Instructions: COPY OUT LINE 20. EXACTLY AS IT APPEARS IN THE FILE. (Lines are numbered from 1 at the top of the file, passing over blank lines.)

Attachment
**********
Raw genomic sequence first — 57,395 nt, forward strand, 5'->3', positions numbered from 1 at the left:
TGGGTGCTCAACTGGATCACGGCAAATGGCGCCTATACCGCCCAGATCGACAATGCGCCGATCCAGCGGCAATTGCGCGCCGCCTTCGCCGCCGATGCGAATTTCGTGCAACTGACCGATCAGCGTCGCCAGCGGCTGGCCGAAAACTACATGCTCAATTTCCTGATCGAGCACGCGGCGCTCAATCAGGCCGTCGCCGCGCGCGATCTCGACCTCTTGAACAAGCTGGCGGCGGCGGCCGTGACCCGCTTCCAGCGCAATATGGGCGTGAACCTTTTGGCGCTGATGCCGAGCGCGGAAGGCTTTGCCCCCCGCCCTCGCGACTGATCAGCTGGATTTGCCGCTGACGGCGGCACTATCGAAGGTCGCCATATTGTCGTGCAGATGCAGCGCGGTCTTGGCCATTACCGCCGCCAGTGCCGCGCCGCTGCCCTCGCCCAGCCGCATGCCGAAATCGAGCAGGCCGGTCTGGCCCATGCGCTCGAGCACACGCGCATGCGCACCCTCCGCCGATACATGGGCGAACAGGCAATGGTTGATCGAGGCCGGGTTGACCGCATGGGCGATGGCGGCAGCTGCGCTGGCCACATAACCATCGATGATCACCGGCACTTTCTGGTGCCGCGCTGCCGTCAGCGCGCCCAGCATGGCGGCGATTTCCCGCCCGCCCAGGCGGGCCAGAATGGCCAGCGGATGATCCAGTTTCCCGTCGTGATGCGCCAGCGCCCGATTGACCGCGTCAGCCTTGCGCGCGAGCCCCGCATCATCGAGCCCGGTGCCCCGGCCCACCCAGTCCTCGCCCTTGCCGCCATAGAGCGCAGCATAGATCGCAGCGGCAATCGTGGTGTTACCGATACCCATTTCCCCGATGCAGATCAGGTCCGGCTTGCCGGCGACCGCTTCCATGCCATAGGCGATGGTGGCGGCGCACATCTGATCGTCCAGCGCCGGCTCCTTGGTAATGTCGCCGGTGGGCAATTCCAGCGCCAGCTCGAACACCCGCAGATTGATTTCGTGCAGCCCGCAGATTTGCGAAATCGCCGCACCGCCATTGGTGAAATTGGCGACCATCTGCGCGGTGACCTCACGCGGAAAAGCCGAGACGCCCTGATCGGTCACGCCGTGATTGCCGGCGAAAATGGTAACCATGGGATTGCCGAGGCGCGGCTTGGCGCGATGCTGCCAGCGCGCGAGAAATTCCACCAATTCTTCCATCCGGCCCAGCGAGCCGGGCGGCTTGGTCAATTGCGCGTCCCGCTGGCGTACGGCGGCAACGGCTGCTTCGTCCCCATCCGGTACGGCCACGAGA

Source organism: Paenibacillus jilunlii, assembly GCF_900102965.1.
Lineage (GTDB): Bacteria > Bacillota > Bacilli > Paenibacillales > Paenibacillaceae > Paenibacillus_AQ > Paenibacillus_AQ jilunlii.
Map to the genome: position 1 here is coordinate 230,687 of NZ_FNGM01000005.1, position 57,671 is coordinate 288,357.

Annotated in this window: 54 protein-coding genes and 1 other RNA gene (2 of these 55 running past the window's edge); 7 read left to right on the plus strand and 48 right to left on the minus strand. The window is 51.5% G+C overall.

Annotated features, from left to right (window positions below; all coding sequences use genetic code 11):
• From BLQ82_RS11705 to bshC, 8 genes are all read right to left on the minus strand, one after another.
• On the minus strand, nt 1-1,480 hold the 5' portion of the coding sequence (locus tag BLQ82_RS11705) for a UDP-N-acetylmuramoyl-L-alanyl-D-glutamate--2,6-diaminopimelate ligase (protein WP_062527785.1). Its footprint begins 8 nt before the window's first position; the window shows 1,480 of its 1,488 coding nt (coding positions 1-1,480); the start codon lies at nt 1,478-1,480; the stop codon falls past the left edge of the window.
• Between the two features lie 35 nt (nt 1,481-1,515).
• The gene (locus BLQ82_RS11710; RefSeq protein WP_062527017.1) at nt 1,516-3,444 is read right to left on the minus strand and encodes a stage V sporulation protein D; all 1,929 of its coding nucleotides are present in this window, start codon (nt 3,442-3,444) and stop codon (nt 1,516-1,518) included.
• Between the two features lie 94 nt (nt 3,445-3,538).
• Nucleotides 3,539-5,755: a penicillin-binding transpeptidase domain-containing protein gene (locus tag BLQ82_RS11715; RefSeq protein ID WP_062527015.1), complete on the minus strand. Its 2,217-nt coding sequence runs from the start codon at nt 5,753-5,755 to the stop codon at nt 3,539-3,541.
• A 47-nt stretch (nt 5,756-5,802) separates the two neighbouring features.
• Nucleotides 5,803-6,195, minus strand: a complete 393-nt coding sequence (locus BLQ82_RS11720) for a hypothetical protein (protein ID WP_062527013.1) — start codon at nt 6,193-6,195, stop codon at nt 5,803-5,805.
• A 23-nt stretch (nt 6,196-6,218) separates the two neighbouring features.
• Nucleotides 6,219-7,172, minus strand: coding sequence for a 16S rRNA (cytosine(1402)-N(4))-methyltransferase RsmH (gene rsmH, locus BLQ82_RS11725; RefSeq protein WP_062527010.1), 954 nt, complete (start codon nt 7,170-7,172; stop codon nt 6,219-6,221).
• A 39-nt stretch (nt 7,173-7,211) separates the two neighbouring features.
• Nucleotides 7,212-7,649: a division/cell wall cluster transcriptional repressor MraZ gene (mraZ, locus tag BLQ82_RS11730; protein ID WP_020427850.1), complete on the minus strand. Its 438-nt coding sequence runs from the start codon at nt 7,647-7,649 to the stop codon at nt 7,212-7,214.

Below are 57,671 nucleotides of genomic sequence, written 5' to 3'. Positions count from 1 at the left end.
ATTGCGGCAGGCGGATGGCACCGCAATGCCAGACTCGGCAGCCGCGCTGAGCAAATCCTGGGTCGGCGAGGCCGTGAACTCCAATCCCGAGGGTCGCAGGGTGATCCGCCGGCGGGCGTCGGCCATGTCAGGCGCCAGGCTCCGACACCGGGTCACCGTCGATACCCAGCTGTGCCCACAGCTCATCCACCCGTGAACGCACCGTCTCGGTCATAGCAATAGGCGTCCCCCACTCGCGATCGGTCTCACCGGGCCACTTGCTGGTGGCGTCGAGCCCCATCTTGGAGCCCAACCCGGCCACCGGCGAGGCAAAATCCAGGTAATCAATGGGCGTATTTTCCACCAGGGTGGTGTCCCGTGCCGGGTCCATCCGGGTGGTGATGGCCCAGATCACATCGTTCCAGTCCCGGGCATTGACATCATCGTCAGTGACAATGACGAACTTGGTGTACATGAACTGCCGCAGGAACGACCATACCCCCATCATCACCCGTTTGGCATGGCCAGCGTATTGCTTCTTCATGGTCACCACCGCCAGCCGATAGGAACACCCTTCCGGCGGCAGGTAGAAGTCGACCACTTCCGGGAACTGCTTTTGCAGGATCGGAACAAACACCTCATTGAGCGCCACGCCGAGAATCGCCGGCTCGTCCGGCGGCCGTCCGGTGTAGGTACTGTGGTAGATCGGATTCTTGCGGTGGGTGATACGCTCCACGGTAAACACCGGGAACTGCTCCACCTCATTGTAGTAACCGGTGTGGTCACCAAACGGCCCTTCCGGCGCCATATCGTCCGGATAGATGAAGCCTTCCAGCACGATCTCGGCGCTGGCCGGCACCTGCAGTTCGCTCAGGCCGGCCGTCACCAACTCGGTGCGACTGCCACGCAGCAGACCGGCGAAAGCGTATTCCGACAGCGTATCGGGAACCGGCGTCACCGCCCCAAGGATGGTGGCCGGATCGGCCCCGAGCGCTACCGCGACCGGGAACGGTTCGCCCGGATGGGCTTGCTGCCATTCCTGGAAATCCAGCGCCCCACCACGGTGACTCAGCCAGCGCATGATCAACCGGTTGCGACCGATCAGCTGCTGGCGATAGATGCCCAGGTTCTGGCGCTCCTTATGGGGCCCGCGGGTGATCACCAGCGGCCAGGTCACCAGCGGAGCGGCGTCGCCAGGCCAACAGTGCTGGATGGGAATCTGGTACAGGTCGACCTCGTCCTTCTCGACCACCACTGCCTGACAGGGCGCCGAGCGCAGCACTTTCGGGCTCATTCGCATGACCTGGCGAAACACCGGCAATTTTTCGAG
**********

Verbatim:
Below are 57,671 nucleotides of genomic sequence, written 5' to 3'. Positions count from 1 at the left end.